The sports supplement industry is booming and promises to help athletes of all ages move faster and grow stronger. But the vitamin and supplement industry is mostly unregulated, leading to a wide variation in supplement quality across the market. This lack of regulation can put athletes and their health at risk – with little or no recognized benefits.
Can sports supplements help teens with athletic performance?
It's unclear whether sports supplements can help teens improve their performance.
"We have limited research about sports supplements on individuals under the age of 18," says Noel Williams, registered dietitian and board-certified specialist in sports dietetics at Children's Health℠ Andrews Institute for Orthopaedics & Sports Medicine. "Currently, most studies are being conducted with adult subjects. For that reason, we don't have much current research on the safety, dosage or efficacy of sports supplements for teens."
Can teens take supplements for sports?
The lack of research and other factors has led the American Academy of Pediatrics to advise against using performance-enhancing supplements in anyone under the age of 18. The physician organization says supplements offer little benefit but may carry big risks. Instead, teens should focus on the basics for healthy performance. These include:
- Eating nutritious foods and maintaining a healthy diet
- Drinking plenty of fluids
- Training and conditioning
- Proper sleep and rest
These strategies can offer big boosts to performance with no risks. Sports supplements, however, pose risks to an athlete's health and their ability to play the game.
"There are more than 200 banned and prohibited substances according to NCAA and WADA rules," says Williams. "It would be exhaustive for consumers to check the labels for every single banned ingredient. And even if a banned substance is not listed in the ingredients, it does not mean that product is free from those ingredients."
Williams says studies have shown that between 12-58% of supplement products tested contain ingredients not listed on the label – putting athletes at risk for unintentional doping.
Even high-profile athletes have suffered from contaminated supplements. Olympic swimmer Madisyn Cox and others failed a drug test when their multivitamins were tainted. College football players have also tested positive for banned substances which may have come from supplements they were taking.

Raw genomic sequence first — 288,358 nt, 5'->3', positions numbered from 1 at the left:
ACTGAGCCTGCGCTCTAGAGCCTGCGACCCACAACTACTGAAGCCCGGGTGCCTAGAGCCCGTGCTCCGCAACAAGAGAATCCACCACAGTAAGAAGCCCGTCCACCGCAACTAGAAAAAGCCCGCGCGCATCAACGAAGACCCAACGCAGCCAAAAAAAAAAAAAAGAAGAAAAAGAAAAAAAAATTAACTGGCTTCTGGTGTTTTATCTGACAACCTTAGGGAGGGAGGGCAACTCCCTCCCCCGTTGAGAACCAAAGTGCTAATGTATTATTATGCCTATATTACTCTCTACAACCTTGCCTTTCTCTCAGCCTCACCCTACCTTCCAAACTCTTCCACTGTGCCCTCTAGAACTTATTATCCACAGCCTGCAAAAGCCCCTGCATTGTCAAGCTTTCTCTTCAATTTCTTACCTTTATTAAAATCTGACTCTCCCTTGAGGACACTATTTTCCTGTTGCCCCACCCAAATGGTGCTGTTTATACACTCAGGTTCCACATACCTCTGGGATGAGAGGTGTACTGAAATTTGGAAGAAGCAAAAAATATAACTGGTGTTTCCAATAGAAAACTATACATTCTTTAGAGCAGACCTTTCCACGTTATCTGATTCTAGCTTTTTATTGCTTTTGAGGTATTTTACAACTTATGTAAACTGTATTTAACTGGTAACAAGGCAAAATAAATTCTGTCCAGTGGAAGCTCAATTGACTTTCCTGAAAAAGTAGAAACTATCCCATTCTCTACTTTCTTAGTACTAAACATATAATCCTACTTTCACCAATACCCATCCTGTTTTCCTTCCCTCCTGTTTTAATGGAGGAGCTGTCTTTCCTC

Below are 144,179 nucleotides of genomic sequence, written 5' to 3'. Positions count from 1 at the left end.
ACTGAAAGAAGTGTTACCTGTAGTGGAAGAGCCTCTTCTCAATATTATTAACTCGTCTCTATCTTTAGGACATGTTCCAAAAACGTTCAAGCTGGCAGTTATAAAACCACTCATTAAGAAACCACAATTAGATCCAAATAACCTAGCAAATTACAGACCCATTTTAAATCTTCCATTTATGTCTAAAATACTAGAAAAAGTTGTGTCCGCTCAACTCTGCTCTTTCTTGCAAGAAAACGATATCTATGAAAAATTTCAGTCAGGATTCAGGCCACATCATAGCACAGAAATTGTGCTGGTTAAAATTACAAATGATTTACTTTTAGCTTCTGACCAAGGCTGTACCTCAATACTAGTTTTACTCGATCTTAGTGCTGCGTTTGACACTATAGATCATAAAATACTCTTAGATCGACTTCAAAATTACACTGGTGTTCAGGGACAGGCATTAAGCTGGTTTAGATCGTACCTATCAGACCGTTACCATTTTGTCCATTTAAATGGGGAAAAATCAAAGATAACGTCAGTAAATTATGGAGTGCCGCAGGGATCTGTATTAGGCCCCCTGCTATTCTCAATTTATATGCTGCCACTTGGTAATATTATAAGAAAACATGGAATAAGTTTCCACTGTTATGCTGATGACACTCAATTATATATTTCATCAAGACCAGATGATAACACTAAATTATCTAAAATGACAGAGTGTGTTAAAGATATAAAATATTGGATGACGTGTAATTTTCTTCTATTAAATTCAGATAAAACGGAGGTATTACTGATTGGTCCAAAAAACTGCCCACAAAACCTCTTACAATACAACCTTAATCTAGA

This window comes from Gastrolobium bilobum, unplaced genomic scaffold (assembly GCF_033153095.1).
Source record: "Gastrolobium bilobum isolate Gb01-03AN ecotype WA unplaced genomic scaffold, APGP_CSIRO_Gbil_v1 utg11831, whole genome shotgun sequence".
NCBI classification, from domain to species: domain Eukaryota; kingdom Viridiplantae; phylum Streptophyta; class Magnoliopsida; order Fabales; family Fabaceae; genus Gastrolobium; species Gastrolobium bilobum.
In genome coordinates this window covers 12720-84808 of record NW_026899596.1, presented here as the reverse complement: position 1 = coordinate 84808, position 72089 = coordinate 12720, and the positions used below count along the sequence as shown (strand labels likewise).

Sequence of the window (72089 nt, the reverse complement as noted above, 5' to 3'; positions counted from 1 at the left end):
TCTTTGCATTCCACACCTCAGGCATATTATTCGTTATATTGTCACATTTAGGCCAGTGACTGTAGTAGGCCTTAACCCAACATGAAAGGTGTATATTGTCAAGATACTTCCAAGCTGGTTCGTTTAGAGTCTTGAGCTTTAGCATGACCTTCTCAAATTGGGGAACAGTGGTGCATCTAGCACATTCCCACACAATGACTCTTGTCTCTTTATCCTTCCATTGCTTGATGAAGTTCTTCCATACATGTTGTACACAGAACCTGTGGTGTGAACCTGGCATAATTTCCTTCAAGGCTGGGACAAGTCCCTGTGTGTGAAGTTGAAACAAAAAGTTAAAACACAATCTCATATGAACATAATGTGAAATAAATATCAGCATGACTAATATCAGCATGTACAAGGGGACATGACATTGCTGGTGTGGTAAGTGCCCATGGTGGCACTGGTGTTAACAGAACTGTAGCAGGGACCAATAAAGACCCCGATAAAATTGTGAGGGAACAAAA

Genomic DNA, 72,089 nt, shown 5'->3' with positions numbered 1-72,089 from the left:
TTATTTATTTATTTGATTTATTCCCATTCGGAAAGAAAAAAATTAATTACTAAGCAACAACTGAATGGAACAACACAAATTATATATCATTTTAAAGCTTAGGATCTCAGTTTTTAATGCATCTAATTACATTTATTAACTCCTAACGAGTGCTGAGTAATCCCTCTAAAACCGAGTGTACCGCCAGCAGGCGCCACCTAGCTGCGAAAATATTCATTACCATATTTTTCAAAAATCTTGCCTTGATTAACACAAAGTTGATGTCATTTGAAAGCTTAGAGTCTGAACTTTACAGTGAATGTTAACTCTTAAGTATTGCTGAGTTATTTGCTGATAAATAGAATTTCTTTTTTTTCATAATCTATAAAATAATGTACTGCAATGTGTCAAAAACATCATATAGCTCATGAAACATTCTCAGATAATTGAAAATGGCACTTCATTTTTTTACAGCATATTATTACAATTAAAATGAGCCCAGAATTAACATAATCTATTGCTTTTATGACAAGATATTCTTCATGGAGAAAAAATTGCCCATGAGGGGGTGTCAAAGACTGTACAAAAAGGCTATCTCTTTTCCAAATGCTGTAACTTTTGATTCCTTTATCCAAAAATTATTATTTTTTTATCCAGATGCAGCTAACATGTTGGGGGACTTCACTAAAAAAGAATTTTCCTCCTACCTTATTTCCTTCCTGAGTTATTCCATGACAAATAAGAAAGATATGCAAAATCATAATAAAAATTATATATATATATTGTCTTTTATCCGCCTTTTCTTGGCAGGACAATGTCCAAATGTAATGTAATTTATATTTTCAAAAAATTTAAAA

These banned substances can also pose health risks, says Williams. High doses of caffeine or other stimulants can cause heart problems. The presence of hormones or steroids can also affect the heart, psychological and hormonal health.
Even taking high doses of a single nutrient, such as iron or zinc supplements for example, can pose problems if you don't have a diagnosed deficiency.
What sports supplements are safe to take?
The best way for athletes to protect themselves from failed drug tests and health risks is to purchase only products that are NSF Certified for Sport. These products have been tested by a third party and found to contain only the ingredients it says it contains, in the amounts it states. These products are also free from banned substances.
"It's important to remember that this certification doesn't indicate that the supplement does what the manufacturer says it does," says Williams, "but it does make you less likely to test positive on a sports drug test."
Still, Williams says the only way to guarantee your health and strength and not testing positive on a sports drug test is to refrain from supplement use altogether. Teens should focus on a healthy diet to gain all their nutrients and to keep their bodies healthy and strong.
"I would specifically advise athletes to work with a board-certified sports dietitian," Williams says. "Just eating the right foods before practice, a training session and a game can result in far greater performance improvement than any supplement on the market."
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Many #sportssupplements promise to boost athletic performance, but they can carry risk for teenage athletes. A dietitian from @ChildrensTheOne explains. Click to tweet.
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